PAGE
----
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Physical activity that makes a person process new information, such as navigating a tree with the hands and feet, can improve cognitive skills and working memory in children and adults.
Physical activities such as climbing a tree, running barefoot and navigating obstacles, even for a few minutes a day, can improve cognitive abilities, researchers found in a new study.
The aim of the study was to see the effect of proprioceptive activities, which involve the awareness of body positioning and orientation, on potential gains in working memory.
"Improving working memory can have a beneficial effect on so many areas in our life, and it's exciting to see that proprioceptive activities can enhance it in such a short period of time," said Tracy Alloway, an associate professor at the University of North Florida, in a press release.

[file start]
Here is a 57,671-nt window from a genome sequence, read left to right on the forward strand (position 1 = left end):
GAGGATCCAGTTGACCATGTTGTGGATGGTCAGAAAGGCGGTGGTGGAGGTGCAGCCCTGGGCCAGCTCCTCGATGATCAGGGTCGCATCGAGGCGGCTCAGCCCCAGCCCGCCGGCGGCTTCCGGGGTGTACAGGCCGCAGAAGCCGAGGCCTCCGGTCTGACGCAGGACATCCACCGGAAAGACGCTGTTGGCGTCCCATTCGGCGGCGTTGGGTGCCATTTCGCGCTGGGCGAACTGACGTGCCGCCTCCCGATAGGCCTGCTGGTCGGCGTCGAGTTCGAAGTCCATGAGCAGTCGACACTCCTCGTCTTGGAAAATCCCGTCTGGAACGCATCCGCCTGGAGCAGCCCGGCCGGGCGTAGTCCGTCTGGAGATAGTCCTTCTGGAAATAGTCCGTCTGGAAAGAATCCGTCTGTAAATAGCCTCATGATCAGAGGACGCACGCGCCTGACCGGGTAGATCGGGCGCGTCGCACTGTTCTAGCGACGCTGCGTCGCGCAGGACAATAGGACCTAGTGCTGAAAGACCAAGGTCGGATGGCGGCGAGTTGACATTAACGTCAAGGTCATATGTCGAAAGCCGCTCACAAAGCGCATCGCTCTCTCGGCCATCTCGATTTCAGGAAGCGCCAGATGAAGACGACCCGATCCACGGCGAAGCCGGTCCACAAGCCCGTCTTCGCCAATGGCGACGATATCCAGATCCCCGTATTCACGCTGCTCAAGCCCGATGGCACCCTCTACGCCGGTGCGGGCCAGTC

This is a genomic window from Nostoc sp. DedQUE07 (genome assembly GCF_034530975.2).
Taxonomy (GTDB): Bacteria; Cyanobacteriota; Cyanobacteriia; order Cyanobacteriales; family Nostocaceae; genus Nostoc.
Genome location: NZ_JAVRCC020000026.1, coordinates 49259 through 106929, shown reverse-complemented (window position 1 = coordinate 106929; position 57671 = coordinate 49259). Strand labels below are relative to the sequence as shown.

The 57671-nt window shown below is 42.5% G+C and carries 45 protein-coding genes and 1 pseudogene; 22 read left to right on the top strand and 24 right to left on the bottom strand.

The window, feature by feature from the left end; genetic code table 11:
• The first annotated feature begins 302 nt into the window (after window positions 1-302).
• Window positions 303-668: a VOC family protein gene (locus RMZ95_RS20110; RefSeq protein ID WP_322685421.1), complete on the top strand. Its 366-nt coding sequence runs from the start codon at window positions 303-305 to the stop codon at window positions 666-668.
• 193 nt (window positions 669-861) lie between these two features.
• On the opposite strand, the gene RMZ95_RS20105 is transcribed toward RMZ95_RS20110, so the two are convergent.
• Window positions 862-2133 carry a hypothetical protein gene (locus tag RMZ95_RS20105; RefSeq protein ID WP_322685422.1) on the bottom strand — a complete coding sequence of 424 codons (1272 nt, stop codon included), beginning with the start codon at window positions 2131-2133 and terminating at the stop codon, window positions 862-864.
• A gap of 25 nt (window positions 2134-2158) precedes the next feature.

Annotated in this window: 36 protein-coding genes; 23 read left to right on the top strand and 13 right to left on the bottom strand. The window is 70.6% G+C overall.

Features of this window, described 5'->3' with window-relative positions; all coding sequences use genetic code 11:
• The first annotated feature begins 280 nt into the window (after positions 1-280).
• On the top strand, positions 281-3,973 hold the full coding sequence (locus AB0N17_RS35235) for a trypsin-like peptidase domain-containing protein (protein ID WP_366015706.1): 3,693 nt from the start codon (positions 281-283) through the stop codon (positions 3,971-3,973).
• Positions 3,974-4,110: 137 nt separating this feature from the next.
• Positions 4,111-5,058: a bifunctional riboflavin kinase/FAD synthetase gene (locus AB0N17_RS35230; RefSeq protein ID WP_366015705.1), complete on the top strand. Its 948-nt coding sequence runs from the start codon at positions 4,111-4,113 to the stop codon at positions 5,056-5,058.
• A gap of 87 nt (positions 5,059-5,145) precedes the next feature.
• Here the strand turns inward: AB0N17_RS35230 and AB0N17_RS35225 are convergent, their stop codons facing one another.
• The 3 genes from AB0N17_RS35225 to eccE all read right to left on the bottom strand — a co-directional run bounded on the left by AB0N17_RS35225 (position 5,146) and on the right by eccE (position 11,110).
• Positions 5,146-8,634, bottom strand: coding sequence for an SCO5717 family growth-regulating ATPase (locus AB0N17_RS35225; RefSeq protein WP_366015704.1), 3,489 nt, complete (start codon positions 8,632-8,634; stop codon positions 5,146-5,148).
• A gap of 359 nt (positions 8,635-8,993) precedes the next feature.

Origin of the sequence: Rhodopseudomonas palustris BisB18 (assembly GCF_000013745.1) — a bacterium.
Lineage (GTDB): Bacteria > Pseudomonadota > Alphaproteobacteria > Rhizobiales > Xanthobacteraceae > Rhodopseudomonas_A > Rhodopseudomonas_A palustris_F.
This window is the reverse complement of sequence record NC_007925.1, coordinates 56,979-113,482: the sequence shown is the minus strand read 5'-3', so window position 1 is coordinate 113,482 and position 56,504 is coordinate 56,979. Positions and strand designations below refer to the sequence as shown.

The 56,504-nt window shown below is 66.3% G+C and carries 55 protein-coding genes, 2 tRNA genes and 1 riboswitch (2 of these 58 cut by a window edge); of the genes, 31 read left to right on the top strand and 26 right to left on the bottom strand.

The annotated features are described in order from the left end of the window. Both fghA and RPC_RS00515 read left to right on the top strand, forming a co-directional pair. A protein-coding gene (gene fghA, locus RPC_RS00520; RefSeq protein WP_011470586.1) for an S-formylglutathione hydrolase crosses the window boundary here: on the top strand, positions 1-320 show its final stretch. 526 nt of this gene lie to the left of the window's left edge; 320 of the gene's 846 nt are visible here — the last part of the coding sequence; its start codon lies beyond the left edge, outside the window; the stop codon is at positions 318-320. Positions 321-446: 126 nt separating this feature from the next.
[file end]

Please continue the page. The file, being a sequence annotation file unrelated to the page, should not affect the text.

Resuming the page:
Researchers in the study recruited adults between the ages of 18 and 59. They tested their working memory and then asked them to complete physical activities that included proprioception and at least one other element such as route planning or locomotion. The activities included climbing trees, walking and crawling on a beam, moving while maintaining posture, running barefoot, and navigating obstacles.
Two hours after the tests, researchers tested the participants' working memory again, finding it had increased by 50 percent.
The researchers also tested two other groups, one a college class learning new information and the other a yoga class, to see if static activity had any effect on working memory. Neither group showed improvement after their activities.
"This research suggests that by doing activities that make us think, we can exercise our brains as well as our bodies," said Ross Alloway, a research associate at the University of North Florida. "This research has wide-ranging implications for everyone from kids to adults. By taking a break to do activities that are unpredictable and require us to consciously adapt our movements, we can boost our working memory to perform better in the classroom and the boardroom.”
Study by Stephen Feller published in Perceptual and Motor Skills.